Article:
In 2016, two professors from Canada and the United States released a journal projecting that most of the world’s largest cities would be in Africa by 2100. According to their paper, thirteen of the world’s 20 biggest urban areas will be in Africa — up from just two today. These researchers created three population models to account for different possible development paths African countries might take this century. In all of them, African cities outpaced the rest of the world’s cities in growth.

As popular as that narrative has become, there is no guarantee it will happen. Large cities only exist because they have large economies. And mega-cities need mega-economies, even if, for some, much of their economy is informal. However, Africa’s room for growth can’t be ignored.

Africa is home to 1.4 billion people, twice as many as Europe and growing three times faster than the global average. The UN projects that by 2050, Africa’s population will double to at least 2.4 billion and that a quarter of the world’s population will be African. The continent’s biggest cities will be major contributors to this growth, and here’s what you should know about them.


Lagos is Nigeria’s coastal mega-city and Africa’s most densely populated city. But no one knows for a fact how many people live in it. Official numbers say there are at least 24 million residents, while the United Nations estimates a more modest 15 million. Both are estimates, as Nigeria has not had a headcount in 17 years. It houses two of Africa’s busiest ports, making it one of Africa’s top economic hubs. Nigeria’s trade depends strongly on Lagos to thrive. It is also Nigeria’s most productive state, accounting for 60-75% of revenue annually.

Various sources say Lagos receives between 600 and 2000 immigrants daily, making it one of the world’s fastest-growing cities. And because it is Nigeria’s smallest state by land mass, Lagos’ most unique feature is chaos. Competition is fiercer in Lagos than anywhere else in Africa, causing a blend of high unemployment, a housing crisis and one of the world’s worst traffic congestion. Lagos’ housing deficit is between three million and 17 million units, even though it accounts for more than 10% of Nigeria’s annual house construction.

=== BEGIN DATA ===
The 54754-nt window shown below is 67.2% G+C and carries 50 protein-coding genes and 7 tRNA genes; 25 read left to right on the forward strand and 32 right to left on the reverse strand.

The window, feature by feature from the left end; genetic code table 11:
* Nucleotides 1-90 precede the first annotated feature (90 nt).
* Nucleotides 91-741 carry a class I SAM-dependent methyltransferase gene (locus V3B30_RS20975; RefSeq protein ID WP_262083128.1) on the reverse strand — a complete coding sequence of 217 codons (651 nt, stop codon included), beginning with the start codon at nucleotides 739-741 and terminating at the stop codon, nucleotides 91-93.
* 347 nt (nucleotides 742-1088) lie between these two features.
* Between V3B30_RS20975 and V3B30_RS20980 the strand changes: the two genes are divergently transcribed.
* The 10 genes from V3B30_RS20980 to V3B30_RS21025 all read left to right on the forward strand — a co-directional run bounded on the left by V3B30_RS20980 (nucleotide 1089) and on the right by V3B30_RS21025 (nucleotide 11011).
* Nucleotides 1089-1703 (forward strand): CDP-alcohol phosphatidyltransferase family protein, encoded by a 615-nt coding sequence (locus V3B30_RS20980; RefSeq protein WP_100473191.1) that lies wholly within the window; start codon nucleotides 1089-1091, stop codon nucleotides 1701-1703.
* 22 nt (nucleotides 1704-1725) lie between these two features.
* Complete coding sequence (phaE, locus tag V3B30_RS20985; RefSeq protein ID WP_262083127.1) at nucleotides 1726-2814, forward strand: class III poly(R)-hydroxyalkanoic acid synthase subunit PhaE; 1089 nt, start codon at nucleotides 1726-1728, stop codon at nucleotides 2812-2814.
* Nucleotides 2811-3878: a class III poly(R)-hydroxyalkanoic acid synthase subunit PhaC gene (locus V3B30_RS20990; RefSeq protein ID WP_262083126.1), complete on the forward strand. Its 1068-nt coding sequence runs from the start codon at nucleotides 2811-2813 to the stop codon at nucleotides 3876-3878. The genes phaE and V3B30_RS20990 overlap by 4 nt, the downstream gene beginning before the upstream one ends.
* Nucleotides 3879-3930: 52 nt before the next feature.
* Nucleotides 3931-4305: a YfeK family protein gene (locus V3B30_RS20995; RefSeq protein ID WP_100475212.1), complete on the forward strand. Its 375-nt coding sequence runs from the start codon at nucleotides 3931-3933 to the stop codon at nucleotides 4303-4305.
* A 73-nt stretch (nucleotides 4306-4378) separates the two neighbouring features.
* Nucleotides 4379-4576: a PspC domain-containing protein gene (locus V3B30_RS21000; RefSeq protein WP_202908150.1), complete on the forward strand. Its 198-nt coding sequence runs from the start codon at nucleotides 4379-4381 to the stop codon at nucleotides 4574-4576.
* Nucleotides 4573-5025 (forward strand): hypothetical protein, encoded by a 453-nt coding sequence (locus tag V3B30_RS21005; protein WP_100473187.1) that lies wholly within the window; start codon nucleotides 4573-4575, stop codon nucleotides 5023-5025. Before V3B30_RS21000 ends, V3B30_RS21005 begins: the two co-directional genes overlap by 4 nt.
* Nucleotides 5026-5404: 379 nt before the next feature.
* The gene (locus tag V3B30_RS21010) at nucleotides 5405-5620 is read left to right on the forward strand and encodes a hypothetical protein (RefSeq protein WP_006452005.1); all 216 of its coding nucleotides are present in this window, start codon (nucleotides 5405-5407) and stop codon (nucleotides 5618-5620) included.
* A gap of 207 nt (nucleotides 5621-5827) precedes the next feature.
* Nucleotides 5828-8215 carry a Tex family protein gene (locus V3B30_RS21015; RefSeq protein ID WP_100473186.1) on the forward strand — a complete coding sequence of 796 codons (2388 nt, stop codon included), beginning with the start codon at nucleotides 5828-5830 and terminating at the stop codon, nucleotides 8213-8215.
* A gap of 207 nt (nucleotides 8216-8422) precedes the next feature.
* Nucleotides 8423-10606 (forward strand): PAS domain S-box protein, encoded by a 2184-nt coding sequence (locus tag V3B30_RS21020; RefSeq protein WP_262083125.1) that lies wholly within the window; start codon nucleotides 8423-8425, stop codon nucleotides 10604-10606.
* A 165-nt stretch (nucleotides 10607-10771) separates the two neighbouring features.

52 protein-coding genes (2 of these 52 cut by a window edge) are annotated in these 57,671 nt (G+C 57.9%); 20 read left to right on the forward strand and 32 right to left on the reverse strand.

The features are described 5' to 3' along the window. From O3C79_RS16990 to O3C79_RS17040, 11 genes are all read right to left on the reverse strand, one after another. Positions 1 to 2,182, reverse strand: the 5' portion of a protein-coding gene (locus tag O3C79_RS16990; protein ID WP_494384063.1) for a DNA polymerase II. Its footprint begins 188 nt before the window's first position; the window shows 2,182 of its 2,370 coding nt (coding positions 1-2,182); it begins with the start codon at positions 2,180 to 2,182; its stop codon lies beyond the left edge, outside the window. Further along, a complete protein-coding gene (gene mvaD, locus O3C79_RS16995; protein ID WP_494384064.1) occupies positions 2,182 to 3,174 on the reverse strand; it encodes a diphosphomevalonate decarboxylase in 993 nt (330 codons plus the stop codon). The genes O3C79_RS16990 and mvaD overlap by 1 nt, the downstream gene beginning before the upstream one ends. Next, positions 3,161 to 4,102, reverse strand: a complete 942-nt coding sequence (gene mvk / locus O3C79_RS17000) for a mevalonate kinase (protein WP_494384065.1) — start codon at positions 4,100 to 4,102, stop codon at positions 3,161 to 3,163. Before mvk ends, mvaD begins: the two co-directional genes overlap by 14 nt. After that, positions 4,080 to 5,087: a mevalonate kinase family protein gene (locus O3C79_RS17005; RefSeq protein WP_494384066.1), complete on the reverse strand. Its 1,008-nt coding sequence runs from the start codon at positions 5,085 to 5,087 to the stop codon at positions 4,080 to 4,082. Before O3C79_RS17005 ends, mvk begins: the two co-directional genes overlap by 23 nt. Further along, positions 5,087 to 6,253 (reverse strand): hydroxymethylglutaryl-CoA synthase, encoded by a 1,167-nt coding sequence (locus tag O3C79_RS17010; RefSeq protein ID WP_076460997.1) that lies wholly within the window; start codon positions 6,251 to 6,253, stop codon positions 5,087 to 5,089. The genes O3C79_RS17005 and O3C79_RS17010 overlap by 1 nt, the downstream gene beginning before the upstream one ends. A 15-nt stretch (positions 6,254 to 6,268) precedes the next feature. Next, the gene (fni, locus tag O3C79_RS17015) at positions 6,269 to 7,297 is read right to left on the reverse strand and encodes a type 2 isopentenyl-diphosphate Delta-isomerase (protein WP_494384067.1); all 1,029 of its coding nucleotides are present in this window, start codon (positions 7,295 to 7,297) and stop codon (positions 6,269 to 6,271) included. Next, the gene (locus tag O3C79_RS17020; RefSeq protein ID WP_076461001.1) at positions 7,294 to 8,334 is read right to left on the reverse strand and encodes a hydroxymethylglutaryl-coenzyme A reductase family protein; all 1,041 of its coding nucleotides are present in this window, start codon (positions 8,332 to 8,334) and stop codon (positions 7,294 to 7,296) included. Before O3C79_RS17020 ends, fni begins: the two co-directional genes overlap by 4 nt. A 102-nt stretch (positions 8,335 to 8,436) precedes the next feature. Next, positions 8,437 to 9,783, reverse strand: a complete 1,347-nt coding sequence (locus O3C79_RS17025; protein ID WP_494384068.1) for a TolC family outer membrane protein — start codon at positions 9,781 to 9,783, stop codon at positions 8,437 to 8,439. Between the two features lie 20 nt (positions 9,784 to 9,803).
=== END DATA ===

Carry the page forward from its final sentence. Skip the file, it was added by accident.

Cairo is Egypt’s economic hotbed and the second-largest city in Africa. The city’s culture and history, such as being home to world-famous sites like the Pyramids of Giza, make it one of Africa’s top tourist destinations. The world’s widest cable-stayed bridge — the Long Live Egypt Bridge — is also in Cairo. But this is not the only profound thing about Cairo.

Cairo’s brand of congestion is unique. Unlike Lagos, it’s not only because of its economic significance. Cairo is the seat of almost half of the Arab political, economic, and cultural organizations, particularly in the Arab League, and an important banking centre. Several ministries and embassies surround Cairo’s central Tahrir Square. These buildings often need lots of security measures, including blocking nearby streets. But these measures end up clogging the city’s arteries, making it difficult for people to move from one point to the other. Cairo is relatively slum-free, thanks to a $25 billion national slum upgrading plan.


Kinshasa, the capital of The Democratic Republic of Congo, is Africa’s third biggest city. Worldwide, it’s the largest French-speaking city, outnumbering Paris. The city is one of Africa’s largest mining hubs, holding about 49% of the world’s cobalt reserves. But Kinshasa, like the rest of Congo, doesn’t profit from these mineral riches. It is the poorest among Africa’s biggest cities.

Poverty is not the most unique problem in Kinshasa —the structure is. Colonisers built the city before departing, having race and class segregation in mind. This structure only allowed the rich to access public services. That is why fewer than 1 in 10 Congolese have electricity at home. Areas once reserved for Whites are now inhabited by wealthy Congolese. And vast tracts of land that were undeveloped 60 years ago are now covered with shantytowns, home to the city’s majority who live in grinding poverty.

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